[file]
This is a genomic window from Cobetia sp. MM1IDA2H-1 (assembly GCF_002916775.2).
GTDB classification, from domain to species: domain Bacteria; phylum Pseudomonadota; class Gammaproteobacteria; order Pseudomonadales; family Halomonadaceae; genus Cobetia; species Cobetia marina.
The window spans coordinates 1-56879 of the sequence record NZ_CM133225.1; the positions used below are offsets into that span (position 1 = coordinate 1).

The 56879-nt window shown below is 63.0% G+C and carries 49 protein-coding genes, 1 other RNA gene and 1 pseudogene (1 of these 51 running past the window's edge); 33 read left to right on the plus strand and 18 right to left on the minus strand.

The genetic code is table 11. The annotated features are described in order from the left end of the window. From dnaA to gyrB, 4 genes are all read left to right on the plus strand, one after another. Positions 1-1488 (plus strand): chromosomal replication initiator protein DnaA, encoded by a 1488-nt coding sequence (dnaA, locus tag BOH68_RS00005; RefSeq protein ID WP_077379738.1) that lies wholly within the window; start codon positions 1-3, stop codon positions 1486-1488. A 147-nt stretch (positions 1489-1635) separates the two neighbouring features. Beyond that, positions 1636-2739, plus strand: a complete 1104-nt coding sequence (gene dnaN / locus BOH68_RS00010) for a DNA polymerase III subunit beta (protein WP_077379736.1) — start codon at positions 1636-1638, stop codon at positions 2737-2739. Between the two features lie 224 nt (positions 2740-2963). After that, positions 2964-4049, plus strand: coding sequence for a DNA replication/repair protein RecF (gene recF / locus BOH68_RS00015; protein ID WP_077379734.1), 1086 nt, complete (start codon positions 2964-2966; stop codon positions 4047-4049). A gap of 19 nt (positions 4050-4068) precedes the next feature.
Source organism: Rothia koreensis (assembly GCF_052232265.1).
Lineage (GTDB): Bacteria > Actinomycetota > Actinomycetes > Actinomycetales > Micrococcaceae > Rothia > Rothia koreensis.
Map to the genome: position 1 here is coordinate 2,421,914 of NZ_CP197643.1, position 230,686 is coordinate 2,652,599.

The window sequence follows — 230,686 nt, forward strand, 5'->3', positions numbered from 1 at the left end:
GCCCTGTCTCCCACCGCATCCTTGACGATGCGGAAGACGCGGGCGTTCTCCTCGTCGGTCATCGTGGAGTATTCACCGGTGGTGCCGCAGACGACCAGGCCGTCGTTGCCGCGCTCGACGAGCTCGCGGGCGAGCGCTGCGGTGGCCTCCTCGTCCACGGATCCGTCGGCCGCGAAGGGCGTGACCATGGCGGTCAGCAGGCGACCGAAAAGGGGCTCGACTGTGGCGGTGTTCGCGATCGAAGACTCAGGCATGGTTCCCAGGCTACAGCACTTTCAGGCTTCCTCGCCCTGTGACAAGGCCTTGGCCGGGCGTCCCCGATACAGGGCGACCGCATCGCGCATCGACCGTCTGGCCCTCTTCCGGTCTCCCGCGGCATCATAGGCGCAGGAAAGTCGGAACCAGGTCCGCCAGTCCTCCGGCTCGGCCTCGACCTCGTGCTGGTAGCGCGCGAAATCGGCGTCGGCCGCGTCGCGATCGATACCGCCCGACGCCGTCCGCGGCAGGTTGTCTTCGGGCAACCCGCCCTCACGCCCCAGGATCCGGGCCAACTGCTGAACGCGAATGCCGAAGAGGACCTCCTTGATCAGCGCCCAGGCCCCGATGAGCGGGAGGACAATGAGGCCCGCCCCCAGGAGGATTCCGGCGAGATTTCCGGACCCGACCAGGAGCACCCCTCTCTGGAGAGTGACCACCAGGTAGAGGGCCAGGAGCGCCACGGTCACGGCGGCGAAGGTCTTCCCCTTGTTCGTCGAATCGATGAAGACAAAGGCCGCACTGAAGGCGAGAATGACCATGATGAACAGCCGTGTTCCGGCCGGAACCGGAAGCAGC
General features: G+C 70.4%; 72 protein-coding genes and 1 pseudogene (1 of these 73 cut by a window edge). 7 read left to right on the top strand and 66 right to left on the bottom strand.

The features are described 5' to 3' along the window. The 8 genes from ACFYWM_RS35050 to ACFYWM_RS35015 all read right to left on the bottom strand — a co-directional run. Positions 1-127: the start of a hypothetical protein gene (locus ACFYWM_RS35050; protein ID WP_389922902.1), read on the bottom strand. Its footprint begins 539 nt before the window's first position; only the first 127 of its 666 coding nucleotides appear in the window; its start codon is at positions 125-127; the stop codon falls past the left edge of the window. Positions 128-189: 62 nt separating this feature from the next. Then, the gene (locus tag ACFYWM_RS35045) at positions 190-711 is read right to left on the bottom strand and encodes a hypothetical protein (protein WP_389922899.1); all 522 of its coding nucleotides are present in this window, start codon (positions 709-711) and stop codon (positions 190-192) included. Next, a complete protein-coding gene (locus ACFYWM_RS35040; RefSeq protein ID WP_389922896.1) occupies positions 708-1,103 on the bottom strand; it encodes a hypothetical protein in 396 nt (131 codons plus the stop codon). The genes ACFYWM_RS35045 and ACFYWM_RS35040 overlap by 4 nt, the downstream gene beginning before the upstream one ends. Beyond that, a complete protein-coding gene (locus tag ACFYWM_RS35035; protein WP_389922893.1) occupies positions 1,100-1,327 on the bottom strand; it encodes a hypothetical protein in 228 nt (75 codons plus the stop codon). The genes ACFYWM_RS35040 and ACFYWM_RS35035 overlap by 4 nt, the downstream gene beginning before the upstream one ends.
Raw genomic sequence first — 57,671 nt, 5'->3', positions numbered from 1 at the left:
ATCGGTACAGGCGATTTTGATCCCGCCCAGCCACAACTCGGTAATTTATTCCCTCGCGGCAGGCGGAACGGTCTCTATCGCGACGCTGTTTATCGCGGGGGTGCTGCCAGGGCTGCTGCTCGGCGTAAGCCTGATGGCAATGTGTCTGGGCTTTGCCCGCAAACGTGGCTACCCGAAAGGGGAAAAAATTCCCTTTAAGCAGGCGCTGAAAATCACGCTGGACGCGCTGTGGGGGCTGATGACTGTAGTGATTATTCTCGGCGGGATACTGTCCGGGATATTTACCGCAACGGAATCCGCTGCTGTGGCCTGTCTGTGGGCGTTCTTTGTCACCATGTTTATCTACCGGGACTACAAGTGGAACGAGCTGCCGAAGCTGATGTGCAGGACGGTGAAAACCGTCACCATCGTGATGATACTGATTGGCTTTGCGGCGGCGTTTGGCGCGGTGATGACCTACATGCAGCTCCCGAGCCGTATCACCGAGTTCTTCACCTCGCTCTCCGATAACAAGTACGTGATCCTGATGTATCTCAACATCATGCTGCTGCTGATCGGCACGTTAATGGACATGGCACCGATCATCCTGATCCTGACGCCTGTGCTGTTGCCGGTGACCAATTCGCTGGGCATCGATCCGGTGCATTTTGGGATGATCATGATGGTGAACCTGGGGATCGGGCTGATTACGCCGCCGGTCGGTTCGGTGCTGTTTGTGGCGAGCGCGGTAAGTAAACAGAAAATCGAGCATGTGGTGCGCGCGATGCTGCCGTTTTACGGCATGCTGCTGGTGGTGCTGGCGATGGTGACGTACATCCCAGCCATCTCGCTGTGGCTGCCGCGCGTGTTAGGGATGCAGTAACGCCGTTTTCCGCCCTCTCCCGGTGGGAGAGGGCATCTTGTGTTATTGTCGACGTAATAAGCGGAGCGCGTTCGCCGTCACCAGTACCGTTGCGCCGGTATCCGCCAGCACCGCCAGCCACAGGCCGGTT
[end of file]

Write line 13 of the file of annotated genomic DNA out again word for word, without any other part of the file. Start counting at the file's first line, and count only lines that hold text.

Raw genomic sequence first — 57,671 nt, 5'->3', positions numbered from 1 at the left: